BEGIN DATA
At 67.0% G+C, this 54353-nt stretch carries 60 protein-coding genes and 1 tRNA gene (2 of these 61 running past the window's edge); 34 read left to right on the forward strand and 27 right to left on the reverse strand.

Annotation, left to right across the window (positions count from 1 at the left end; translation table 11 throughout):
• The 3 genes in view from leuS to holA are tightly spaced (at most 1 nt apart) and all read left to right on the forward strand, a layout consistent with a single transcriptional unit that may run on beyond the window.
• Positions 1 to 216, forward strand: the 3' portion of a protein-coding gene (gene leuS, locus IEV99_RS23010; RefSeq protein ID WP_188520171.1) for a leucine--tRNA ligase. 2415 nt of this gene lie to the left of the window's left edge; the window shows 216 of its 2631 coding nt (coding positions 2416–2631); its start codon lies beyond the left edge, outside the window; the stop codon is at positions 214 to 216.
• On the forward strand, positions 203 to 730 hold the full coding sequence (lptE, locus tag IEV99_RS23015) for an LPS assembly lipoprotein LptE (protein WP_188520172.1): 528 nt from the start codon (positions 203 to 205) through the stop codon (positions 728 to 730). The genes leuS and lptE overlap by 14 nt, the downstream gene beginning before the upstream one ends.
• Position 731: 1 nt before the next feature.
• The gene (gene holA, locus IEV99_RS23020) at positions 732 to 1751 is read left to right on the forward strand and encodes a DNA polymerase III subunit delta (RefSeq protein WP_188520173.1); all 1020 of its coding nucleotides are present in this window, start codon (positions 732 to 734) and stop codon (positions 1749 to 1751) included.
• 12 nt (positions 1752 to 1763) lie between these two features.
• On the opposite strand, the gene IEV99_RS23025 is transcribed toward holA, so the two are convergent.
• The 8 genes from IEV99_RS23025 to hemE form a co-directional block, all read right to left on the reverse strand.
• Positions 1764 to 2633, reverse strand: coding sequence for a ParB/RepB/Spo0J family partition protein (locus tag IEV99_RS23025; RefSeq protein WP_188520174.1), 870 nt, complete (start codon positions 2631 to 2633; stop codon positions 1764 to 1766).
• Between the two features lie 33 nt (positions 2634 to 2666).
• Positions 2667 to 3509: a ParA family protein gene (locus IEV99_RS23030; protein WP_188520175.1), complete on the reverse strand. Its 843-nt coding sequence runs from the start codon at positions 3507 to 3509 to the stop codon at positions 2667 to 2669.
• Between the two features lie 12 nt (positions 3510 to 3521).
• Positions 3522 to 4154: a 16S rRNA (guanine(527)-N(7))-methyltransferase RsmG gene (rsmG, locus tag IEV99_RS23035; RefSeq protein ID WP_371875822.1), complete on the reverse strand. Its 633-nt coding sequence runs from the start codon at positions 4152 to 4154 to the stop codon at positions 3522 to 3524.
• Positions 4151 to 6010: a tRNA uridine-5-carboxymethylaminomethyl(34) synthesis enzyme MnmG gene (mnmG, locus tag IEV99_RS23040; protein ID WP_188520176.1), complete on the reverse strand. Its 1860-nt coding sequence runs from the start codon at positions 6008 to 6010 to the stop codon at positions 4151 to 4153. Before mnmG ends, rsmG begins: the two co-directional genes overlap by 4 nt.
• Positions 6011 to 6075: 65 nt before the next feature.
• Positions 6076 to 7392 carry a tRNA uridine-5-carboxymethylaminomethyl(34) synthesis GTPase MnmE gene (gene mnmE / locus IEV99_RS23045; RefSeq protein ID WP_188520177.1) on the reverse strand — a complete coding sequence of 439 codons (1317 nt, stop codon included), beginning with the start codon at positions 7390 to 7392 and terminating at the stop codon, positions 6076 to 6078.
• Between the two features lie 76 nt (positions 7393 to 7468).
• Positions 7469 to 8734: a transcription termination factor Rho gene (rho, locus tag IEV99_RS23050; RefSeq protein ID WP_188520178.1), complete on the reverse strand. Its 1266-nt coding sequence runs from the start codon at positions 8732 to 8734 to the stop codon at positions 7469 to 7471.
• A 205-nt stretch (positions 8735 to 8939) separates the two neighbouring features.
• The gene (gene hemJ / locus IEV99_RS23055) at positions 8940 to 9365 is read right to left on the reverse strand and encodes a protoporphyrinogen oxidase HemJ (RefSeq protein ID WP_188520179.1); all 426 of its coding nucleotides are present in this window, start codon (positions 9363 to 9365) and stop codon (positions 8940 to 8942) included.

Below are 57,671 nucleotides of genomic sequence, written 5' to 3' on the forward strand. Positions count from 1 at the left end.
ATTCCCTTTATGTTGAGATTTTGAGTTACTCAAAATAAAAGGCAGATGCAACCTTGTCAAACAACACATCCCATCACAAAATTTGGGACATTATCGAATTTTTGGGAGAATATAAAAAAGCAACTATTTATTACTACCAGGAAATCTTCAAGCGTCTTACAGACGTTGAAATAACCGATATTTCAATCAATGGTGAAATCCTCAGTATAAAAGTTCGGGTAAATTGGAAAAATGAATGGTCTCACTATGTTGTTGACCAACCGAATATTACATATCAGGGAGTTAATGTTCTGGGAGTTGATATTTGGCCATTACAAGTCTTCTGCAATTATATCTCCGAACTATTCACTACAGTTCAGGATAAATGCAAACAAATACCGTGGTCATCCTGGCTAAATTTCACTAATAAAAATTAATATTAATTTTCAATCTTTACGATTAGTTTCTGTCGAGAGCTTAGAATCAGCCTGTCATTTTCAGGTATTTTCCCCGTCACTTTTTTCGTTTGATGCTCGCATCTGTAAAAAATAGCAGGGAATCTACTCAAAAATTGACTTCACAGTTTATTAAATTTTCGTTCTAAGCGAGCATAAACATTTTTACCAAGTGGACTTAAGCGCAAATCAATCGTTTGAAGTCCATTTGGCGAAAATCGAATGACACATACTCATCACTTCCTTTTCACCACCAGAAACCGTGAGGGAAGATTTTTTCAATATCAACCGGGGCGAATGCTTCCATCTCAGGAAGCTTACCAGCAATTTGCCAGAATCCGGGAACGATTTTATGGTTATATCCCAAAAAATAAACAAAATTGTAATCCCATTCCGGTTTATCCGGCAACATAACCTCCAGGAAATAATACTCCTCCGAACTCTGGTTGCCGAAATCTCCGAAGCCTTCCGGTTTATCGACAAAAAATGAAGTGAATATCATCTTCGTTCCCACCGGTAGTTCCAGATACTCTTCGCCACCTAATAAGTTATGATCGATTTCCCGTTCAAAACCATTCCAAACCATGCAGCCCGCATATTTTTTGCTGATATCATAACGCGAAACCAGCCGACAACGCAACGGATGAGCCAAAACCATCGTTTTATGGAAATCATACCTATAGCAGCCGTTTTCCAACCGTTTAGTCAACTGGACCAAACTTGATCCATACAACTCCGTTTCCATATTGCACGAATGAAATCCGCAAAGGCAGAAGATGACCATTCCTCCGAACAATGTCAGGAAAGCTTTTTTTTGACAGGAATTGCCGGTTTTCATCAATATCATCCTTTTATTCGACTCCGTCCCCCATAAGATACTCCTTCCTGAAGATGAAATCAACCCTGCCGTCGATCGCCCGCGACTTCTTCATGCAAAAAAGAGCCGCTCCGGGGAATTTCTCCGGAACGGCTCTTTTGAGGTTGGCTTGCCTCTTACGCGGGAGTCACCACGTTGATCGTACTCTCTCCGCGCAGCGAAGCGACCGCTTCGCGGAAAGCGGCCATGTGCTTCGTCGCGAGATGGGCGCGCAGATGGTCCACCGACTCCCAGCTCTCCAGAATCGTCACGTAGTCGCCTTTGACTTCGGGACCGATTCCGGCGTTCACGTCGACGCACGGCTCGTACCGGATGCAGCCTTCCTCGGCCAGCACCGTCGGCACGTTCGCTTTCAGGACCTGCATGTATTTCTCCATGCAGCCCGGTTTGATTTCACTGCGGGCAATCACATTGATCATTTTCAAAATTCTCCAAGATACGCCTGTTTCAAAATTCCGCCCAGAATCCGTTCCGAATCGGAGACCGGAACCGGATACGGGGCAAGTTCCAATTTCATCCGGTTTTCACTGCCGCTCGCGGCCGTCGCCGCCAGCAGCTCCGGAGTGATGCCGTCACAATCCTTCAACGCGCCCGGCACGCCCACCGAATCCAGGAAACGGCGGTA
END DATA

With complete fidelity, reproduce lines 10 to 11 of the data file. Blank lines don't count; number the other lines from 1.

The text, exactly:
• The 8 genes from IEV99_RS23025 to hemE form a co-directional block, all read right to left on the reverse strand.
• Positions 1764 to 2633, reverse strand: coding sequence for a ParB/RepB/Spo0J family partition protein (locus tag IEV99_RS23025; RefSeq protein WP_188520174.1), 870 nt, complete (start codon positions 2631 to 2633; stop codon positions 1764 to 1766).